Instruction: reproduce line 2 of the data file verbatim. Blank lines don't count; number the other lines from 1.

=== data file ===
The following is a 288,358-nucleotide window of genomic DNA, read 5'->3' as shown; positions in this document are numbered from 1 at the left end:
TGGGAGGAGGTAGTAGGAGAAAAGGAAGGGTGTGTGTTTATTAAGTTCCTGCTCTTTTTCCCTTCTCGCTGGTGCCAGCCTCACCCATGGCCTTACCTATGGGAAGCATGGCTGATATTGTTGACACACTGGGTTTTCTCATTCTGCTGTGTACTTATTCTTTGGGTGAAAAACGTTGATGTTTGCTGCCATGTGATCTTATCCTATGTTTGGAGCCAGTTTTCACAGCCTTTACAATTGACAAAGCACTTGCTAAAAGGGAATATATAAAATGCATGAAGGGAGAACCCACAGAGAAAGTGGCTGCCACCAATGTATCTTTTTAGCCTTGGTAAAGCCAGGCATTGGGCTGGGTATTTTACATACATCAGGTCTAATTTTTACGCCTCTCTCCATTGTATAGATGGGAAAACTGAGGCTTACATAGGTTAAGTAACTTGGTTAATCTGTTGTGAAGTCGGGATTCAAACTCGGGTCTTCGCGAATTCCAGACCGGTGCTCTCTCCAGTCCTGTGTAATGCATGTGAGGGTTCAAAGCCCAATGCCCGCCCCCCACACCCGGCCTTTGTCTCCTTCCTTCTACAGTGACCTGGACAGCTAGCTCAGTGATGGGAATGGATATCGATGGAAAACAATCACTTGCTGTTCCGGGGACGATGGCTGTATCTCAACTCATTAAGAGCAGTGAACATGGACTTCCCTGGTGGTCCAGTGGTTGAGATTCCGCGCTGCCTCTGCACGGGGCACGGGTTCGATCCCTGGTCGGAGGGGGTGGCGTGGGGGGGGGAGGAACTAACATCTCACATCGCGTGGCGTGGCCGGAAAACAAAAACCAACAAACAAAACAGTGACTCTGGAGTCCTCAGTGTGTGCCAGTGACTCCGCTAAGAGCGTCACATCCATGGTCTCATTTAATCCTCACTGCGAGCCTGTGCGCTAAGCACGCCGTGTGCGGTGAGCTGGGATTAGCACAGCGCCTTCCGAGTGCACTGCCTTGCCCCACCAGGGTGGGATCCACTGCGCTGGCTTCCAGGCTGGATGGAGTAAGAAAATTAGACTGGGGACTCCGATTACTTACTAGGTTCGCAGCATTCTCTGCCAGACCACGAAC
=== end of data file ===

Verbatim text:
TGGGAGGAGGTAGTAGGAGAAAAGGAAGGGTGTGTGTTTATTAAGTTCCTGCTCTTTTTCCCTTCTCGCTGGTGCCAGCCTCACCCATGGCCTTACCTATGGGAAGCATGGCTGATATTGTTGACACACTGGGTTTTCTCATTCTGCTGTGTACTTATTCTTTGGGTGAAAAACGTTGATGTTTGCTGCCATGTGATCTTATCCTATGTTTGGAGCCAGTTTTCACAGCCTTTACAATTGACAAAGCACTTGCTAAAAGGGAATATATAAAATGCATGAAGGGAGAACCCACAGAGAAAGTGGCTGCCACCAATGTATCTTTTTAGCCTTGGTAAAGCCAGGCATTGGGCTGGGTATTTTACATACATCAGGTCTAATTTTTACGCCTCTCTCCATTGTATAGATGGGAAAACTGAGGCTTACATAGGTTAAGTAACTTGGTTAATCTGTTGTGAAGTCGGGATTCAAACTCGGGTCTTCGCGAATTCCAGACCGGTGCTCTCTCCAGTCCTGTGTAATGCATGTGAGGGTTCAAAGCCCAATGCCCGCCCCCCACACCCGGCCTTTGTCTCCTTCCTTCTACAGTGACCTGGACAGCTAGCTCAGTGATGGGAATGGATATCGATGGAAAACAATCACTTGCTGTTCCGGGGACGATGGCTGTATCTCAACTCATTAAGAGCAGTGAACATGGACTTCCCTGGTGGTCCAGTGGTTGAGATTCCGCGCTGCCTCTGCACGGGGCACGGGTTCGATCCCTGGTCGGAGGGGGTGGCGTGGGGGGGGGAGGAACTAACATCTCACATCGCGTGGCGTGGCCGGAAAACAAAAACCAACAAACAAAACAGTGACTCTGGAGTCCTCAGTGTGTGCCAGTGACTCCGCTAAGAGCGTCACATCCATGGTCTCATTTAATCCTCACTGCGAGCCTGTGCGCTAAGCACGCCGTGTGCGGTGAGCTGGGATTAGCACAGCGCCTTCCGAGTGCACTGCCTTGCCCCACCAGGGTGGGATCCACTGCGCTGGCTTCCAGGCTGGATGGAGTAAGAAAATTAGACTGGGGACTCCGATTACTTACTAGGTTCGCAGCATTCTCTGCCAGACCACGAAC